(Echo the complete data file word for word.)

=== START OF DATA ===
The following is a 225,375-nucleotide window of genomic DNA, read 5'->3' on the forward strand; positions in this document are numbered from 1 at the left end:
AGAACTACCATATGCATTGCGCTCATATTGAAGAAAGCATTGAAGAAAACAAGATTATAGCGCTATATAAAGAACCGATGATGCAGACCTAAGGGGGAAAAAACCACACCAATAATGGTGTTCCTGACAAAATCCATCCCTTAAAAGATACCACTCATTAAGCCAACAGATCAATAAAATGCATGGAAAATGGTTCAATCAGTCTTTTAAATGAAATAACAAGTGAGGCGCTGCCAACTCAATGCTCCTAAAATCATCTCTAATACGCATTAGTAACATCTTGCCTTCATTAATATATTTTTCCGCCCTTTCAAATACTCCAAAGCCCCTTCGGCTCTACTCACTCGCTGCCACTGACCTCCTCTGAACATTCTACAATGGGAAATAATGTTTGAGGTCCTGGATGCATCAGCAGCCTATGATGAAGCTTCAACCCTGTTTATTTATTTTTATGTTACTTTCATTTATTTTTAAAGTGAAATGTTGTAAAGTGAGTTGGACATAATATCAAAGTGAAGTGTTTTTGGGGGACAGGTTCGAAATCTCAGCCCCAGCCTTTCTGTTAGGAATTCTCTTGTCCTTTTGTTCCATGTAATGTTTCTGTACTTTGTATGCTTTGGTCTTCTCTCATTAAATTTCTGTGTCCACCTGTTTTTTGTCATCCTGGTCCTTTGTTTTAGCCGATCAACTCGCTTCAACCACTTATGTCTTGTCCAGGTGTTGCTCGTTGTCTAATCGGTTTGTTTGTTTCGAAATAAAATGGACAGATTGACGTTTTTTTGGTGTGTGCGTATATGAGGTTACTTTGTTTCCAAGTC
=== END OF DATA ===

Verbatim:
The following is a 225,375-nucleotide window of genomic DNA, read 5'->3' on the forward strand; positions in this document are numbered from 1 at the left end:
AGAACTACCATATGCATTGCGCTCATATTGAAGAAAGCATTGAAGAAAACAAGATTATAGCGCTATATAAAGAACCGATGATGCAGACCTAAGGGGGAAAAAACCACACCAATAATGGTGTTCCTGACAAAATCCATCCCTTAAAAGATACCACTCATTAAGCCAACAGATCAATAAAATGCATGGAAAATGGTTCAATCAGTCTTTTAAATGAAATAACAAGTGAGGCGCTGCCAACTCAATGCTCCTAAAATCATCTCTAATACGCATTAGTAACATCTTGCCTTCATTAATATATTTTTCCGCCCTTTCAAATACTCCAAAGCCCCTTCGGCTCTACTCACTCGCTGCCACTGACCTCCTCTGAACATTCTACAATGGGAAATAATGTTTGAGGTCCTGGATGCATCAGCAGCCTATGATGAAGCTTCAACCCTGTTTATTTATTTTTATGTTACTTTCATTTATTTTTAAAGTGAAATGTTGTAAAGTGAGTTGGACATAATATCAAAGTGAAGTGTTTTTGGGGGACAGGTTCGAAATCTCAGCCCCAGCCTTTCTGTTAGGAATTCTCTTGTCCTTTTGTTCCATGTAATGTTTCTGTACTTTGTATGCTTTGGTCTTCTCTCATTAAATTTCTGTGTCCACCTGTTTTTTGTCATCCTGGTCCTTTGTTTTAGCCGATCAACTCGCTTCAACCACTTATGTCTTGTCCAGGTGTTGCTCGTTGTCTAATCGGTTTGTTTGTTTCGAAATAAAATGGACAGATTGACGTTTTTTTGGTGTGTGCGTATATGAGGTTACTTTGTTTCCAAGTC